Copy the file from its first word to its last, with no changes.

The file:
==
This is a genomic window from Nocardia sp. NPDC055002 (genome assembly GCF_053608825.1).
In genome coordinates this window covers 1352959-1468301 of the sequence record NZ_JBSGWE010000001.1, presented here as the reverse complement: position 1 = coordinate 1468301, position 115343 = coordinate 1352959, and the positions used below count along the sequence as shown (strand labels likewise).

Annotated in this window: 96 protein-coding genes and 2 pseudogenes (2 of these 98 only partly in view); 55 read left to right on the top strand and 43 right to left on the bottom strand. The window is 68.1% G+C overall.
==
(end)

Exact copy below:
This is a genomic window from Nocardia sp. NPDC055002 (genome assembly GCF_053608825.1).
In genome coordinates this window covers 1352959-1468301 of the sequence record NZ_JBSGWE010000001.1, presented here as the reverse complement: position 1 = coordinate 1468301, position 115343 = coordinate 1352959, and the positions used below count along the sequence as shown (strand labels likewise).

Annotated in this window: 96 protein-coding genes and 2 pseudogenes (2 of these 98 only partly in view); 55 read left to right on the top strand and 43 right to left on the bottom strand. The window is 68.1% G+C overall.